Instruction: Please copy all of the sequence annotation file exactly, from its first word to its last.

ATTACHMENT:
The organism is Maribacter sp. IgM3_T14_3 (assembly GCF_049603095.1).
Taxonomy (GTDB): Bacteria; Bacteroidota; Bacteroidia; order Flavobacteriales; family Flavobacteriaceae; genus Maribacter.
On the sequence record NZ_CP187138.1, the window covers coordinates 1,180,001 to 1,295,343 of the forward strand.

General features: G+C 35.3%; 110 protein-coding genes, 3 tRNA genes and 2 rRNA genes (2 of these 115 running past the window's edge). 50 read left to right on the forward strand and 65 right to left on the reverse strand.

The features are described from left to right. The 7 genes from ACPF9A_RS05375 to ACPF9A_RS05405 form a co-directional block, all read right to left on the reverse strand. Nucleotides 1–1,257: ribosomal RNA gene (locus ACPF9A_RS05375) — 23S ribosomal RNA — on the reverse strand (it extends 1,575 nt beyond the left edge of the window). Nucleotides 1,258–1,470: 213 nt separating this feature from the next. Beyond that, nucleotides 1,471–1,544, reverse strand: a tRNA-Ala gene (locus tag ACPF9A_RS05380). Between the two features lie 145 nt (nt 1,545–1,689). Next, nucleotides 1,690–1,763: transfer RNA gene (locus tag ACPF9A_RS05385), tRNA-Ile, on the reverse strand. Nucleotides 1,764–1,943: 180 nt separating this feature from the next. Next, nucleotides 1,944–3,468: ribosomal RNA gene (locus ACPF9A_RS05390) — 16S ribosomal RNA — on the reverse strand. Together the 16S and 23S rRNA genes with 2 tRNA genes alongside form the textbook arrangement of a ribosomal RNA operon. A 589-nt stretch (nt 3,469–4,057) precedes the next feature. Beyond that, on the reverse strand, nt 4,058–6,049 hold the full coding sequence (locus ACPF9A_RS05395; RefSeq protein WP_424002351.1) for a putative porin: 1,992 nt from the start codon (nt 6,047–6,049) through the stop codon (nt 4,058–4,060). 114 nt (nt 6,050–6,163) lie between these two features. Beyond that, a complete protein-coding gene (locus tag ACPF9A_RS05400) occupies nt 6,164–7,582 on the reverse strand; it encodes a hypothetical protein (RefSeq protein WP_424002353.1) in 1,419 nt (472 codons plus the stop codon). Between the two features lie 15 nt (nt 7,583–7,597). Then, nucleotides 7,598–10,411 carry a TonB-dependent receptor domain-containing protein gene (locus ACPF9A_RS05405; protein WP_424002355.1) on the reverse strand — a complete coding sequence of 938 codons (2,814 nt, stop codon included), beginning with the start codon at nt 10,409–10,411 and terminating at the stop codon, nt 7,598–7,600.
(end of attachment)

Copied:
The organism is Maribacter sp. IgM3_T14_3 (assembly GCF_049603095.1).
Taxonomy (GTDB): Bacteria; Bacteroidota; Bacteroidia; order Flavobacteriales; family Flavobacteriaceae; genus Maribacter.
On the sequence record NZ_CP187138.1, the window covers coordinates 1,180,001 to 1,295,343 of the forward strand.

General features: G+C 35.3%; 110 protein-coding genes, 3 tRNA genes and 2 rRNA genes (2 of these 115 running past the window's edge). 50 read left to right on the forward strand and 65 right to left on the reverse strand.

The features are described from left to right. The 7 genes from ACPF9A_RS05375 to ACPF9A_RS05405 form a co-directional block, all read right to left on the reverse strand. Nucleotides 1–1,257: ribosomal RNA gene (locus ACPF9A_RS05375) — 23S ribosomal RNA — on the reverse strand (it extends 1,575 nt beyond the left edge of the window). Nucleotides 1,258–1,470: 213 nt separating this feature from the next. Beyond that, nucleotides 1,471–1,544, reverse strand: a tRNA-Ala gene (locus tag ACPF9A_RS05380). Between the two features lie 145 nt (nt 1,545–1,689). Next, nucleotides 1,690–1,763: transfer RNA gene (locus tag ACPF9A_RS05385), tRNA-Ile, on the reverse strand. Nucleotides 1,764–1,943: 180 nt separating this feature from the next. Next, nucleotides 1,944–3,468: ribosomal RNA gene (locus ACPF9A_RS05390) — 16S ribosomal RNA — on the reverse strand. Together the 16S and 23S rRNA genes with 2 tRNA genes alongside form the textbook arrangement of a ribosomal RNA operon. A 589-nt stretch (nt 3,469–4,057) precedes the next feature. Beyond that, on the reverse strand, nt 4,058–6,049 hold the full coding sequence (locus ACPF9A_RS05395; RefSeq protein WP_424002351.1) for a putative porin: 1,992 nt from the start codon (nt 6,047–6,049) through the stop codon (nt 4,058–4,060). 114 nt (nt 6,050–6,163) lie between these two features. Beyond that, a complete protein-coding gene (locus tag ACPF9A_RS05400) occupies nt 6,164–7,582 on the reverse strand; it encodes a hypothetical protein (RefSeq protein WP_424002353.1) in 1,419 nt (472 codons plus the stop codon). Between the two features lie 15 nt (nt 7,583–7,597). Then, nucleotides 7,598–10,411 carry a TonB-dependent receptor domain-containing protein gene (locus ACPF9A_RS05405; protein WP_424002355.1) on the reverse strand — a complete coding sequence of 938 codons (2,814 nt, stop codon included), beginning with the start codon at nt 10,409–10,411 and terminating at the stop codon, nt 7,598–7,600.